Web Design Jargon Buster

When it comes to web design, it can feel like there’s a lot of technical terminology to understand.

You’re an expert in what your business does – from picture framing through to baby clothing or vehicle repairs, so the phrases that web designers and developers use might sound like a completely different language to your sector. Much like we as web design experts don’t always know the terminology used in your workplace! Fortunately, our web design jargon buster is here to help. Hopefully you’ll find a definition here, but if not, please don’t hesitate to contact us – we’d be more than happy to help you.

Tip: Use Ctrl + F (CMD + F on Mac) to search for certain words on this page – you might find what you’re looking for much quicker!


Code is what makes your website what it is.

Consider yourself as a whole human being, everyone can see how you look, but behind the scenes are major organs like your heart and brain that keep you alive. Your website is what people see, but it’s the code behind your website that decides how your website looks and how it works. As a website owner, you shouldn’t be expected to understand website code or have to manage your website’s code, that’s the responsibility of a web agency like ourselves.


A web browser is the tool you use to surf the web. There’s numerous popular web browsers, such as Google Chrome, Safari, Internet Explorer and Firefox to name just a few.

Like anything techy, web browsers can go out of date quickly and you as a user don’t always update to the most modern version. These older versions of web browsers can load websites in a completely different way to more recent ones, because the technology they use to read the code behind your website is out of date. When you’re looking to commission a website design, always ask about browser compatibility.


In web design terminology, a device is something used to access a website.

  • Mobile Device – a mobile phone, such as an iPhone or Samsung (other brands are available).
  • Tablet Device – a tablet, such as an iPad or Kindle.
  • Desktop Device – as you can imagine, a desktop device is your conventional desktop computer. Any reference to a desktop device, typically also includes laptops and netbook computers.
Web Design / Web Development

To better understand what is web design, what is web development and what the differences between web design and web development are, read this post.


Responsive‘ is a buzz word when it comes to web design. A ‘responsive’ website is able to handle visitors from all different types of devices and still work seamlessly. Older websites of years gone by would force anyone who was using a tablet or mobile phone to zoom in and scroll sideways just to read the text on a page. This obviously isn’t convenient.

A responsive website is able to show, hide and move around the elements that make up your website. Items such as your menu and page content are moved and resized to ensure that regardless of what a visitor uses to access your website and read about your company, they can easily access information they’re looking for.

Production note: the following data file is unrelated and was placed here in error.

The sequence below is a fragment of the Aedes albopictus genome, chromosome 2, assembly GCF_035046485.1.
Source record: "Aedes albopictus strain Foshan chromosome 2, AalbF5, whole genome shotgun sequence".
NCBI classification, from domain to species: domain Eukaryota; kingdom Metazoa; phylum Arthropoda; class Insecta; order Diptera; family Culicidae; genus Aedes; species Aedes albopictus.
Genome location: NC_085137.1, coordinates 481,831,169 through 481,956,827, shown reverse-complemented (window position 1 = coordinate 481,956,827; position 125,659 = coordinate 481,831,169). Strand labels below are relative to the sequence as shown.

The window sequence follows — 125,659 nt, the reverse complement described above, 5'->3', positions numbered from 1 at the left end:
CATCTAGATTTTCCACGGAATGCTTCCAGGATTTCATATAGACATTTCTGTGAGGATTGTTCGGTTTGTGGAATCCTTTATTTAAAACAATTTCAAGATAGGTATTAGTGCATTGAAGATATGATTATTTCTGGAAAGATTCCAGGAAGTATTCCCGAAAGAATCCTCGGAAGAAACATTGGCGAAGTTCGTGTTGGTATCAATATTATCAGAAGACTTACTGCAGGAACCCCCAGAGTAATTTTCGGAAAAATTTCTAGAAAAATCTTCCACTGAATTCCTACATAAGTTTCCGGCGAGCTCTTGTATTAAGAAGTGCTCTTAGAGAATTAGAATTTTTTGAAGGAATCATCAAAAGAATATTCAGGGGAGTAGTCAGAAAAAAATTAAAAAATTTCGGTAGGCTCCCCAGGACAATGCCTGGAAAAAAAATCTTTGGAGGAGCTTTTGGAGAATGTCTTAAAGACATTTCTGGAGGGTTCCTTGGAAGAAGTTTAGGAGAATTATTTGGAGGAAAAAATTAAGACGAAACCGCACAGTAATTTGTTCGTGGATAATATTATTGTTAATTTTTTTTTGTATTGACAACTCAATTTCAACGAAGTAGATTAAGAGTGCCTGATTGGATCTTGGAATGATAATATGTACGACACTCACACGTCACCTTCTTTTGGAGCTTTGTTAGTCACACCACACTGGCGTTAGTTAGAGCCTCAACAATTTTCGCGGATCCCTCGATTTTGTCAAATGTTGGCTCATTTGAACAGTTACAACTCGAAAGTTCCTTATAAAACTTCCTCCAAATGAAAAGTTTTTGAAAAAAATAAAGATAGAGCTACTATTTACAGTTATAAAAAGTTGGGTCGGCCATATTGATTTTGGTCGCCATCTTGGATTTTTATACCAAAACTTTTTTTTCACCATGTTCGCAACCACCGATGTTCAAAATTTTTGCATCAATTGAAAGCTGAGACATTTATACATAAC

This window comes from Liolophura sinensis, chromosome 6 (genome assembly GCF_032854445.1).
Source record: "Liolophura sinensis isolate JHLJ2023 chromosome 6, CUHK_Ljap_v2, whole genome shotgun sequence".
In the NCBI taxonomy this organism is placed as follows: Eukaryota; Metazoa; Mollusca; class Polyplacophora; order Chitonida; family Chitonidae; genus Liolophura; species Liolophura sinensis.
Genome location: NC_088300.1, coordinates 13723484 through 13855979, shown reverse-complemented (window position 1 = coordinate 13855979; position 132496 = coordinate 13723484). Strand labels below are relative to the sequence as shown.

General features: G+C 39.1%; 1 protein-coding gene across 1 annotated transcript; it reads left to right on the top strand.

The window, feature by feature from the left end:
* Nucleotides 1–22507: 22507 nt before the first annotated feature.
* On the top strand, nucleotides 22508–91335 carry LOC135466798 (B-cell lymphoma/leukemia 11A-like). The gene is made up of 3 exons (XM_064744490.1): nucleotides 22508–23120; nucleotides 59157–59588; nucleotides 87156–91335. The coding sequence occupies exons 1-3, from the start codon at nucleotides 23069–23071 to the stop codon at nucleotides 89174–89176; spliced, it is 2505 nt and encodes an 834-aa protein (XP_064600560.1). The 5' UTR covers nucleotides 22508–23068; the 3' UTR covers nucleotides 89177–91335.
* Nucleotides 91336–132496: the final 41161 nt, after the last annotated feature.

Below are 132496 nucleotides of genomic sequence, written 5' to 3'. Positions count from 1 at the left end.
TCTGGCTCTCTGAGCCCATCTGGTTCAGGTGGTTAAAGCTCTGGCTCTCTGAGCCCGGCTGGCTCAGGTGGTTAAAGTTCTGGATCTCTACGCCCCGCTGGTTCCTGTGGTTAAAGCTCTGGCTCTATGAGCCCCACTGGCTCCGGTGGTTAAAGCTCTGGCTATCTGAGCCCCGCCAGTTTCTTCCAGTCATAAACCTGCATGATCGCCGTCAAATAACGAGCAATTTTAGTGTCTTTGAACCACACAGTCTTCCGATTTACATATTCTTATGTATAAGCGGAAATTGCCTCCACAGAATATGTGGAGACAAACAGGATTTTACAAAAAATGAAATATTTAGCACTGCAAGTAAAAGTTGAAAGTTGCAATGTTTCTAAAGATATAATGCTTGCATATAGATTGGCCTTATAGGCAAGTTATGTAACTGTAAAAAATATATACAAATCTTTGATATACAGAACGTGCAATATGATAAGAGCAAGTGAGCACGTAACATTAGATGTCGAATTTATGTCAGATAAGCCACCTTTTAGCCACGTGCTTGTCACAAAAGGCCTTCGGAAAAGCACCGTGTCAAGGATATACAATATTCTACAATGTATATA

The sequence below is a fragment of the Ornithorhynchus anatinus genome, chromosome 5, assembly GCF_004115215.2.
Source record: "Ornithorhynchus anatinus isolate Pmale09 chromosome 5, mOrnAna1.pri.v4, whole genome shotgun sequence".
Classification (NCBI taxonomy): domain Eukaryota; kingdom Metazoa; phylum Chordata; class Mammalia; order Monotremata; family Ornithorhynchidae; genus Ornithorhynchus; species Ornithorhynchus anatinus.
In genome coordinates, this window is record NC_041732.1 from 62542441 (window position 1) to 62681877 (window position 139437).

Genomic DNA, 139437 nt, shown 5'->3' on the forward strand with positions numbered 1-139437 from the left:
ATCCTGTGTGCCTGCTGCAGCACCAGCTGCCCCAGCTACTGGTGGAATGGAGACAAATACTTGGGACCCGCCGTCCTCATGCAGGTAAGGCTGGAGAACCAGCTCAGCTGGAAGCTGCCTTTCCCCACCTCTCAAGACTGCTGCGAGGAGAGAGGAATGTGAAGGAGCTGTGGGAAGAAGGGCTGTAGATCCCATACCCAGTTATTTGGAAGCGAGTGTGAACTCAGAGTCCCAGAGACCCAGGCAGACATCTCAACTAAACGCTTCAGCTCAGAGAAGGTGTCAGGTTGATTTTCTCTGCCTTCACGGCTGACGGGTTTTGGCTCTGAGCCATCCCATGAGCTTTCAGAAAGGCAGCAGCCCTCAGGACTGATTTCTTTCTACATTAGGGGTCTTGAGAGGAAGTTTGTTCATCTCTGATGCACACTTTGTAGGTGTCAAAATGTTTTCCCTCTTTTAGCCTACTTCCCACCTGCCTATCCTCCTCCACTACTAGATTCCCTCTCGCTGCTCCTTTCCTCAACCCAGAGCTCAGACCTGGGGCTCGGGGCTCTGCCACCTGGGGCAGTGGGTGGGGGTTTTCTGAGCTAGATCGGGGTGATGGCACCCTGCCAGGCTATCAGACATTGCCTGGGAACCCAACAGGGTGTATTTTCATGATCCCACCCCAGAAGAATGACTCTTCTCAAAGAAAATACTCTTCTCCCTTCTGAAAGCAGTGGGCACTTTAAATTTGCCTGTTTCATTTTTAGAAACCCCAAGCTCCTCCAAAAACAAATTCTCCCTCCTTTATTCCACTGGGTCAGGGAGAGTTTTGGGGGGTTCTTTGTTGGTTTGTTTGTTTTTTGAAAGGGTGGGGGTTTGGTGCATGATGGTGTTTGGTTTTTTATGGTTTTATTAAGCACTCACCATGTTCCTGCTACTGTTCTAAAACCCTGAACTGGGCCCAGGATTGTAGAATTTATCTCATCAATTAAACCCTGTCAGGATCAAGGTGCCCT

Content Management System (CMS)

A content management system is a website feature that allows you as a website owner to create new pages, edit your text, upload images and create products without the need of a web agency. When commissioning a website, you should ask if your website will have a CMS – you can get a head start on learning how to use it for when your website is finished. If your website will not have a CMS you can also then begin to plan how much you expect to pay monthly, quarterly or annually on website updates.

Content management systems can be built from scratch to suit your needs (bespoke, but expensive), but typically an agency would recommend using a pre-existing CMS to reduce the cost of the project. Popular content management systems include:

  • WordPress
  • Magento
  • Drupal
  • Prestashop
  • Joomla

Much like the world around us has multiple languages, the world of web design and web development has multiple languages. Many of these languages can be used to create similar things in a different way, dependent on your requirements as a client. It can be important to know the languages your website is built in as it can, on occasion, limit who you can transfer your website to in the future if you ever decide a different web agency should take over.

The part of your website that visitors view and interact with will typically compromise of three key languages, which are standard across next to all web agencies.

  • HTML
  • CSS
  • JavaScript

For more advanced features, from handling how a contact form on your website knows where to send your messages, to understanding how to update your website content when pressing ‘Update’ in a website builder, comes a different set of languages. There’s a huge list of possibilities, and it varies between agencies. The most popular language for functionality like this is called PHP.


SSL, Secure Sockets Layer is a method of web security. In essence, SSL ensures that the website you’re visiting, i.e. tadwebsolutions.co.uk really is Tad Web Solutions. Not all websites have SSL – the way to check is to look for a ‘padlock’ icon next to www. at the top of your web browser.

Be warned, SSL does not guarantee that the information you enter on a website is secure. SSL only ensures that your connection to the website is secure. Any information you enter could be stolen by a virus or by poor code on the website that saves your data.